29. Receptor tyrosine kinases: role in cancer progression. Sangwan V, Park M. 2006, Curr Oncol, Vol. 13, pp. 191-193.

 

30. Endocytosis of Receptor Tyrosine Kinases. Goh LK, Sorkin A. 2013, Cold Spring Harb Perspect Biology, Vol. 5, p. a017459. 
https://doi.org/10.1101/cshperspect.a017459 PMid:23637288 PMCid:PMC3632065

 

31. Effects of Membrane Trafficking on Signaling by Receptor Tyrosine Kinases. Miaczynska. 2013, Cold Spring Harb Perspect Biol, Vol. 5, p. a009035.
https://doi.org/10.1101/cshperspect.a009035 PMid:24186066 PMCid:PMC3809584

 

32. ONC201 kills breast cancer cells in vitro by targeting mitochondria. Greer YE, Porat-Shiliom N, Nagashima K, Stuelten C, Crooks D, Koparde VN, Gilbert SF, Islam C, Ubaldini A, Ji Y, Gattinoni L, Soheilian F, Wang X, Hafner M, Shetty J, Tran B, Jailwala P, Cam M, Lang M, Voeller D, Reinhold WC, Rajapakse V, et al. 2018, Oncotarget, Vol. 9, pp. 18454-18479. https://doi.org/10.18632/oncotarget.24862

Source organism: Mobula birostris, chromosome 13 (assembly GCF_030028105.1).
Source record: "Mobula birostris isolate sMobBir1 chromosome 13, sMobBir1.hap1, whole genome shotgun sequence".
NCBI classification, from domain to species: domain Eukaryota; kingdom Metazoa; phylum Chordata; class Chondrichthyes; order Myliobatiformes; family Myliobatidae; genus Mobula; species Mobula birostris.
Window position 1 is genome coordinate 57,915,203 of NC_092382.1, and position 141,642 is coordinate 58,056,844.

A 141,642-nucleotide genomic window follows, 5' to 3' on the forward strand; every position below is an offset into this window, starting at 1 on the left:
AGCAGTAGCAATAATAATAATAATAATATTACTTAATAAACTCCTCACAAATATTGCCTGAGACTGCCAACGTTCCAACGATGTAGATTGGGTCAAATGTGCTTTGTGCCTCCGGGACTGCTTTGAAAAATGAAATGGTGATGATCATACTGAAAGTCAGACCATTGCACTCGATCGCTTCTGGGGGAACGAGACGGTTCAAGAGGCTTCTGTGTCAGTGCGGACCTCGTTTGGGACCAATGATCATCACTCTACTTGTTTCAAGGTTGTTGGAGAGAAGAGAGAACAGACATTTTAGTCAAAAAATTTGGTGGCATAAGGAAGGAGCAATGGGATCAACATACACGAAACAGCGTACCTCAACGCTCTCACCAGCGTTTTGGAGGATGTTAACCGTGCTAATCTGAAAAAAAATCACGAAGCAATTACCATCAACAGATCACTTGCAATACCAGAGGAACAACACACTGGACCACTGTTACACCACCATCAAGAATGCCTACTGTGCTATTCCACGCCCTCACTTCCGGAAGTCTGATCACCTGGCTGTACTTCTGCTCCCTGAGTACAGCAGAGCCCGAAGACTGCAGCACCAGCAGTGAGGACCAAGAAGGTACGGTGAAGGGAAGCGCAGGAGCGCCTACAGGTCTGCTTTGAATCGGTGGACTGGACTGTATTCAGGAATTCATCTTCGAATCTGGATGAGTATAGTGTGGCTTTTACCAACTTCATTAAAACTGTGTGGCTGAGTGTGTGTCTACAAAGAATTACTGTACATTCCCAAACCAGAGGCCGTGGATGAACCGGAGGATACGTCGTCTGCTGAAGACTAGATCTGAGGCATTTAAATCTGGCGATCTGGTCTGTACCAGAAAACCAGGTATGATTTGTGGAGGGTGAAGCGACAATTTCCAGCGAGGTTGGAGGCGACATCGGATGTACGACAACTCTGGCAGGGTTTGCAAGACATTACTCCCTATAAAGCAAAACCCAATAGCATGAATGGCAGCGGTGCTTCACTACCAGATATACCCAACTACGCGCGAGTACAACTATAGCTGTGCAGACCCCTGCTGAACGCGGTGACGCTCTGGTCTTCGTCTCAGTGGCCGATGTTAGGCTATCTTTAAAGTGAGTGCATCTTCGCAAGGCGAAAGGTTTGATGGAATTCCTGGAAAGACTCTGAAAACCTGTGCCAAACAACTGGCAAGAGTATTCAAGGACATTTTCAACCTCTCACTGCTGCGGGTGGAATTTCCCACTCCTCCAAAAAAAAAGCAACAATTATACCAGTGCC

33. Dual inactivation of Akt and ERK by TIC10 signals Foxo3a nuclear translocation, TRAIL gene induction, and potent antitumor effects. Allen JE, Krigsfeld G, Mayes PA, Patel L, Dicker DT, Patel AS, Dolloff NG, Messaris E, Scata KA, Wang W, Zhou JY, Wu GS, El-Deiry WS. 2013, Sci Transl Med, Vol. 5, p. 171ra17.
https://doi.org/10.1126/scitranslmed.3004828 PMid:23390247 PMCid:PMC4535715

 

34. First-in-Human Clinical Trial of Oral ONC201 in Patients with Refractory Solid Tumors. Stein MN, Bertino JR, Kaufman HL, Mayer T, Moss R, Silk A, Chan N, Malhotra J, Rodriguez L, Aisner J, Aiken RD, Haffty BG, DiPaola RS, et al. 2017, Clin Cancer Res, Vol. 23, pp. 4163-4169.